International Ice Hockey Federation

Muller a rising star

Muller a rising star

Alina ballerina on blades

Published 13.01.2016 10:58 GMT-5 | Author Andrew Podnieks
Muller a rising star
ST. CATHARINES, CANADA - JANUARY 12: Switzerland's Alina Muller #19 and France's Lisa Verney #7 skate during relegation round action at the 2016 IIHF Ice Hockey U18 Women's World Championship. (Photo by Jana Chytilova/HHOF-IIHF Images)
Two years ago, she was the youngest player ever to win an Olympic medal in hockey. Last year, she played both the WW18 and senior Women’s Worlds.

This year, Alina Muller might well become the first Swiss woman to lead a women’s IIHF tournament in scoring.

Muller has seven goals and nine points this year, both tops in the respective categories, and she still has one game to play against France. “That would be fantastic. I will try my best,” she said when informed of her historic performance so far in St. Catharines.

A left winger, Muller will soon turn 18, but she is already a well-seasoned international star. That bronze medal she earned in Sochi two years ago was not without her own contributions. In the final game, against Sweden, she earned an assist on the critical tying goal and then scored into an empty net, which turned out to be the game winner.

Her two events in 2015 will likely be repeated this year as she is sure to play in the Women’s Worlds in Kamloops, British Columbia in April.

Alina comes by her love of the game naturally. Her father taught her to skate at a young age, and her brother, Mirco, three years older, has been playing with the San Jose Sharks the last two seasons in the NHL.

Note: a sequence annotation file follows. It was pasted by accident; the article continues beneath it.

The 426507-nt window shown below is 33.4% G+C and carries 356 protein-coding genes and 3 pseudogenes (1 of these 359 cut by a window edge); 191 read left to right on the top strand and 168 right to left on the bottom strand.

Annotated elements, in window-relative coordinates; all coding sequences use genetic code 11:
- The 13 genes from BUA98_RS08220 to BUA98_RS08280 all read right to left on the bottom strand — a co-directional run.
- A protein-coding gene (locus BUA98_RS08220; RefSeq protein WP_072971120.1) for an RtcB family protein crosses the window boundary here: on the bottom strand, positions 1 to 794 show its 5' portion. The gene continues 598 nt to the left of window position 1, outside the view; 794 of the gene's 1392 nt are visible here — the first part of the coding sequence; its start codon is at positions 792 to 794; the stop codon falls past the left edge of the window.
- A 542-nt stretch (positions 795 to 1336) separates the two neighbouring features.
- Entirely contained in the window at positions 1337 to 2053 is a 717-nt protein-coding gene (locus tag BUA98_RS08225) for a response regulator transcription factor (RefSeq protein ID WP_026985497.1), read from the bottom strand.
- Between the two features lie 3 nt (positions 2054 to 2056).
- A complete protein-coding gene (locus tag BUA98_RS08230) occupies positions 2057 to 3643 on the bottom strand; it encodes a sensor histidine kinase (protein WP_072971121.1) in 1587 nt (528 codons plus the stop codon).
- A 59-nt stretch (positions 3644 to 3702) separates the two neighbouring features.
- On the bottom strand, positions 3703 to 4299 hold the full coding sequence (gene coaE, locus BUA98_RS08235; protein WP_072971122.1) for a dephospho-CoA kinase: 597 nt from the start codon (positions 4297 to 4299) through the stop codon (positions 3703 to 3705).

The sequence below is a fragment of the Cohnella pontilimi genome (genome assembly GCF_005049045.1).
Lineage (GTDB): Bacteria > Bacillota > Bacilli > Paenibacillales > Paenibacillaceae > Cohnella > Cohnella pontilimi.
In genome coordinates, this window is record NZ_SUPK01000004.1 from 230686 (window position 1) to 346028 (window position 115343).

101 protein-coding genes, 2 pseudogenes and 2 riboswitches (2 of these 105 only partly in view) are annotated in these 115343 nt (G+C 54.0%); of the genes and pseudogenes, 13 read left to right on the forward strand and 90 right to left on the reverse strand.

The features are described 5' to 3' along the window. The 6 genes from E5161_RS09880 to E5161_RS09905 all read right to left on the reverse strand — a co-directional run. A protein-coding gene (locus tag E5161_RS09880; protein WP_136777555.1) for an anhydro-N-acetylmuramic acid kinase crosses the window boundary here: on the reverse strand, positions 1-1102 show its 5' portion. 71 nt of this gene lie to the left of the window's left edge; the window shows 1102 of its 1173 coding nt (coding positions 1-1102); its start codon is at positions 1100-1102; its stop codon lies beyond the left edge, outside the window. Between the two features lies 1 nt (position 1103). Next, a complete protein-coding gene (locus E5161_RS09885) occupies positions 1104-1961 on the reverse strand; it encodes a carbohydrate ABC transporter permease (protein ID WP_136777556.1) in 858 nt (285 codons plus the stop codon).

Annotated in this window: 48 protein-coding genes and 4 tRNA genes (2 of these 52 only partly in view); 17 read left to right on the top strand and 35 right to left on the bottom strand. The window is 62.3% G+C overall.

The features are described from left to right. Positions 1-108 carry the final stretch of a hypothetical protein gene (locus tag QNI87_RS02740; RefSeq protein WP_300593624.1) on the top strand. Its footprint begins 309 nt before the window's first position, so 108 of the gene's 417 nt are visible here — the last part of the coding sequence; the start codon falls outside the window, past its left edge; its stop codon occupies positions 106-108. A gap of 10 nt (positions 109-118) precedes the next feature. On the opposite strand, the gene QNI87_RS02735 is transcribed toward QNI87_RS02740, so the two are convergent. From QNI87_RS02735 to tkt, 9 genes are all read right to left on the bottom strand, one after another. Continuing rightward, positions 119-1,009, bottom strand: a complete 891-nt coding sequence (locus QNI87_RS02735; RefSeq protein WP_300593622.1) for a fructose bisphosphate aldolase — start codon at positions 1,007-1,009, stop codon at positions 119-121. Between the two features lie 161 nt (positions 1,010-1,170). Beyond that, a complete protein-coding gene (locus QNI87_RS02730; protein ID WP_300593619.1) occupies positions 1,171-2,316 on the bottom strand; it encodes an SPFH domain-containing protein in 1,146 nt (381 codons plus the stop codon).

But resume is one thing and performance is quite another. Alina backs up her stats panel with sensational play on ice. She has great vision, blow-away speed to the outside, a great shot, and finesse that even few North Americans possess.

“A lot of players look up to me on our team,” she admitted, “so I try to think positively. Of course it helps that I was at the Olympics and other World Championships, but every player on the team is important, whether they went to the Olympics or not.”

That might be true, but in the Orwellian spirit of hockey, some players are more equal than others. If Muller doesn’t perform, the team isn’t likely to win. Indeed, the Swiss have scored 14 goals, and Muller has contributed to nine of that number. And although the Swiss didn’t qualify for the quarter-finals, they’re in the driver’s seat in the relegation series with the French, one win away from qualifying for the top pool in 2017.

“We are more skilled than last year,” Muller summarized. “We play with heart and we fight for each other, and I think that’s the most important thing. We just have to believe.”

For Muller, that belief will end at the junior level after this tournament, but like other young stars here at the WW18, she is only just beginning a career that will see her play many years at the senior Worlds. Hers is a talent that can’t be missed.


Back to Overview